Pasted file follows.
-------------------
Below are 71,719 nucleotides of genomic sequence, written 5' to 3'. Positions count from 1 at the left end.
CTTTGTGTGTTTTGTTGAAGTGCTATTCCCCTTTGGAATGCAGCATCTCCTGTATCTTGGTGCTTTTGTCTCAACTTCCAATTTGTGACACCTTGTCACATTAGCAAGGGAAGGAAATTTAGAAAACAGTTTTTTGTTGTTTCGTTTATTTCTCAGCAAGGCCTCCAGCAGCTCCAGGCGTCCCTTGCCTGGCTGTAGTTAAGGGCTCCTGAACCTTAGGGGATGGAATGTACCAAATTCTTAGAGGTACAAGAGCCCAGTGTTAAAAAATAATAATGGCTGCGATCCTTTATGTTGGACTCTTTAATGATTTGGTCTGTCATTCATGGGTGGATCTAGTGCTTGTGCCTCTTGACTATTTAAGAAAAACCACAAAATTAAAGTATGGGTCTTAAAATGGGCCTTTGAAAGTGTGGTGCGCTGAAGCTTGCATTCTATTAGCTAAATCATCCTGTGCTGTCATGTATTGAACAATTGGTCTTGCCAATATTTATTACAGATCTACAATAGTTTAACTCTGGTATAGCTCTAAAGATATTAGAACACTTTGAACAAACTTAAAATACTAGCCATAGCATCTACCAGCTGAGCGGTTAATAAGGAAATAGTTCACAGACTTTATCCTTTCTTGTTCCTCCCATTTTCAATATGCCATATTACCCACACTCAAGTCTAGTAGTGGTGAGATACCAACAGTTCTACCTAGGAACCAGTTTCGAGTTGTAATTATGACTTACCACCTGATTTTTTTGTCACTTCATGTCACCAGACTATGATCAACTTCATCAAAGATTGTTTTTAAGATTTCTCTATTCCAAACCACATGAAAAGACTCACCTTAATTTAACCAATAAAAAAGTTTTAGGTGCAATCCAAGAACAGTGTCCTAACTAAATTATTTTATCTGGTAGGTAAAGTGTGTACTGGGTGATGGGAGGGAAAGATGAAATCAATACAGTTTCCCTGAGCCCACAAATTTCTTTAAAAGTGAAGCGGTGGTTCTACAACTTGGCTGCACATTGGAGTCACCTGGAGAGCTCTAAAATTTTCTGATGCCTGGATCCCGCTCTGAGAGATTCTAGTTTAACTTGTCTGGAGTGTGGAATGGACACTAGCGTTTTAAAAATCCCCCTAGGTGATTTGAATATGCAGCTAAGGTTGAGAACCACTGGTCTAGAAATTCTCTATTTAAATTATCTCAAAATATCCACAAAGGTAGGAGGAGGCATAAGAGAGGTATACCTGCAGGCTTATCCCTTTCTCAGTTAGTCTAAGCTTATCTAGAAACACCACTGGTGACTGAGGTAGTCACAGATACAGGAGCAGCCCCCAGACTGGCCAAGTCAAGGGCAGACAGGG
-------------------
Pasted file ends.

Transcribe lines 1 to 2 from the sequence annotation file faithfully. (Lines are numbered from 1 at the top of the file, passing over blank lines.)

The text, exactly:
Below are 71,719 nucleotides of genomic sequence, written 5' to 3'. Positions count from 1 at the left end.
CTTTGTGTGTTTTGTTGAAGTGCTATTCCCCTTTGGAATGCAGCATCTCCTGTATCTTGGTGCTTTTGTCTCAACTTCCAATTTGTGACACCTTGTCACATTAGCAAGGGAAGGAAATTTAGAAAACAGTTTTTTGTTGTTTCGTTTATTTCTCAGCAAGGCCTCCAGCAGCTCCAGGCGTCCCTTGCCTGGCTGTAGTTAAGGGCTCCTGAACCTTAGGGGATGGAATGTACCAAATTCTTAGAGGTACAAGAGCCCAGTGTTAAAAAATAATAATGGCTGCGATCCTTTATGTTGGACTCTTTAATGATTTGGTCTGTCATTCATGGGTGGATCTAGTGCTTGTGCCTCTTGACTATTTAAGAAAAACCACAAAATTAAAGTATGGGTCTTAAAATGGGCCTTTGAAAGTGTGGTGCGCTGAAGCTTGCATTCTATTAGCTAAATCATCCTGTGCTGTCATGTATTGAACAATTGGTCTTGCCAATATTTATTACAGATCTACAATAGTTTAACTCTGGTATAGCTCTAAAGATATTAGAACACTTTGAACAAACTTAAAATACTAGCCATAGCATCTACCAGCTGAGCGGTTAATAAGGAAATAGTTCACAGACTTTATCCTTTCTTGTTCCTCCCATTTTCAATATGCCATATTACCCACACTCAAGTCTAGTAGTGGTGAGATACCAACAGTTCTACCTAGGAACCAGTTTCGAGTTGTAATTATGACTTACCACCTGATTTTTTTGTCACTTCATGTCACCAGACTATGATCAACTTCATCAAAGATTGTTTTTAAGATTTCTCTATTCCAAACCACATGAAAAGACTCACCTTAATTTAACCAATAAAAAAGTTTTAGGTGCAATCCAAGAACAGTGTCCTAACTAAATTATTTTATCTGGTAGGTAAAGTGTGTACTGGGTGATGGGAGGGAAAGATGAAATCAATACAGTTTCCCTGAGCCCACAAATTTCTTTAAAAGTGAAGCGGTGGTTCTACAACTTGGCTGCACATTGGAGTCACCTGGAGAGCTCTAAAATTTTCTGATGCCTGGATCCCGCTCTGAGAGATTCTAGTTTAACTTGTCTGGAGTGTGGAATGGACACTAGCGTTTTAAAAATCCCCCTAGGTGATTTGAATATGCAGCTAAGGTTGAGAACCACTGGTCTAGAAATTCTCTATTTAAATTATCTCAAAATATCCACAAAGGTAGGAGGAGGCATAAGAGAGGTATACCTGCAGGCTTATCCCTTTCTCAGTTAGTCTAAGCTTATCTAGAAACACCACTGGTGACTGAGGTAGTCACAGATACAGGAGCAGCCCCCAGACTGGCCAAGTCAAGGGCAGACAGGG